Cancer cells are with more abundant CA9 on the cell membrane than normal cells such as lung cancer, liver cancer, H&N cancer, breast cancer and melanoma, resulting in active PI3K-AKT-HIFα mechanism, causing cancer cell proliferation and acidification of the tumor microenvironment. PTS upregulated the expression of apoptosis-related proteins and downregulated CA9, HIF-1α, and VEGF proteins, possibly through modulation of p38 MAPK and ERK1/2 phosphorylated proteins. PTS can bind to CA9 directly to modulate the tumor microenvironment and exhibiting synergistic effects when combined with immune-checkpoint inhibitor αPD-1 therapy.
In the 2021 study, it was further confirmed that PTS interferes with cholesterol recycling to the cell membrane, resulting in a decrease in the cholesterol content of the cell membrane of lung cancer cells, which in turn interferes with the stability of the lipid raft structure, resulting in the blockage of downstream cancer cell survival, proliferation and metastasis. At the same time, it also activates autophagy, which eventually leads to apoptosis of cancer cells.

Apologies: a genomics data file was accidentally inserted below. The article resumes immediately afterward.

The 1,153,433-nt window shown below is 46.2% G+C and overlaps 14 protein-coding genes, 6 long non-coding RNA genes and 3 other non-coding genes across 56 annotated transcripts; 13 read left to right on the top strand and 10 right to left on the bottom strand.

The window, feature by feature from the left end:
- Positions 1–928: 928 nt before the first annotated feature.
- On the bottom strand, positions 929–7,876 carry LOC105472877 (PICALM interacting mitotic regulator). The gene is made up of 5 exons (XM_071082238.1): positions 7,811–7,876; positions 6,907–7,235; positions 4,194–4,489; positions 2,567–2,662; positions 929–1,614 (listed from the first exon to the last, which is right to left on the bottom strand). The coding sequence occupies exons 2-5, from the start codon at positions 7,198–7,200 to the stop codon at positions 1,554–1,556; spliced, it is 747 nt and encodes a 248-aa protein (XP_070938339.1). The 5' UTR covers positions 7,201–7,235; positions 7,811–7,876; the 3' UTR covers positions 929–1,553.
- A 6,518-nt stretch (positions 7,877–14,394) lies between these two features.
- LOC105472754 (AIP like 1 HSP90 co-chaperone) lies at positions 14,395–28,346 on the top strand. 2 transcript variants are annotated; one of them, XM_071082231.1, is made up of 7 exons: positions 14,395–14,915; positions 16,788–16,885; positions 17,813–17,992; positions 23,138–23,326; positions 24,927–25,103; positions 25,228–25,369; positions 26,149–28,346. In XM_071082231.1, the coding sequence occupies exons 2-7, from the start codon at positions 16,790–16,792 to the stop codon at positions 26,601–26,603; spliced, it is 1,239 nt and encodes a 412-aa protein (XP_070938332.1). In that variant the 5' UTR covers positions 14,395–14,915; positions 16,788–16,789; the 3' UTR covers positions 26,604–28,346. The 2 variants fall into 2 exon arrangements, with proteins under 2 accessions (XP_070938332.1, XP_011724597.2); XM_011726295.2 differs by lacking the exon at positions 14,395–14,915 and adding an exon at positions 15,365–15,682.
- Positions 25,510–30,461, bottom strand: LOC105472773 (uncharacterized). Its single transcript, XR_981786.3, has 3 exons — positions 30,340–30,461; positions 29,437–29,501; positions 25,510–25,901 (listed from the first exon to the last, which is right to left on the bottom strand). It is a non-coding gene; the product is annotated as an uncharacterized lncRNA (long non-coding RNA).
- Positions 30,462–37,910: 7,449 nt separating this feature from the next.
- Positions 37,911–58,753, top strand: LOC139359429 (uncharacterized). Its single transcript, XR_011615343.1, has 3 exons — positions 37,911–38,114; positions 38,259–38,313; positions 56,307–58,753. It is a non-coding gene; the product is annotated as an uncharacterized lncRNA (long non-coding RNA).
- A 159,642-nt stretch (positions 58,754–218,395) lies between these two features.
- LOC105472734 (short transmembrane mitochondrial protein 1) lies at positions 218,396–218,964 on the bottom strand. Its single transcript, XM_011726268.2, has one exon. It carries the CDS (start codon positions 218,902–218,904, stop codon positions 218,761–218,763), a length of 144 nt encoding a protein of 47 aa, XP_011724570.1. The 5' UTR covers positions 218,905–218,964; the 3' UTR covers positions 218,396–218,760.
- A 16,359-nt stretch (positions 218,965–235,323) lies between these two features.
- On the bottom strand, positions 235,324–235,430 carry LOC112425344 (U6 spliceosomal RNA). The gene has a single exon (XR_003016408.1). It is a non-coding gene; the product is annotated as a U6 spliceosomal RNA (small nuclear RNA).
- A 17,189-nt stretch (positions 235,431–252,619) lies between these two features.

Cancer cells (such as lung cancer, liver cancer, breast cancer, head and neck cancer, prostate cancer, etc.) are with more lipid rafts structures on the cell membrane than normal cells, resulting in active AKT-mTOR-p70S6K mechanism, causing cancer cell proliferation.
When PTS enters cancer cells, PTS causes abnormal cholesterol metabolism pathways in cancer cells, which interferes the stability of the lipid rafts structure, resulting in the blockage of downstream cancer cell survival, proliferation and metastasis pathway (AKT-mTOR-p70S6K) , and eventually leads to apoptosis. Therefore, when PTS enters cells, it has a greater impact on cancer cells than normal cells
Through the intratumoral injection route, PTS greatly reduces the impact on surrounding normal cells, and eventually destroys tumor cell lysosomes and mitochondria, resulting in apoptosis and necrosis of tumor cells.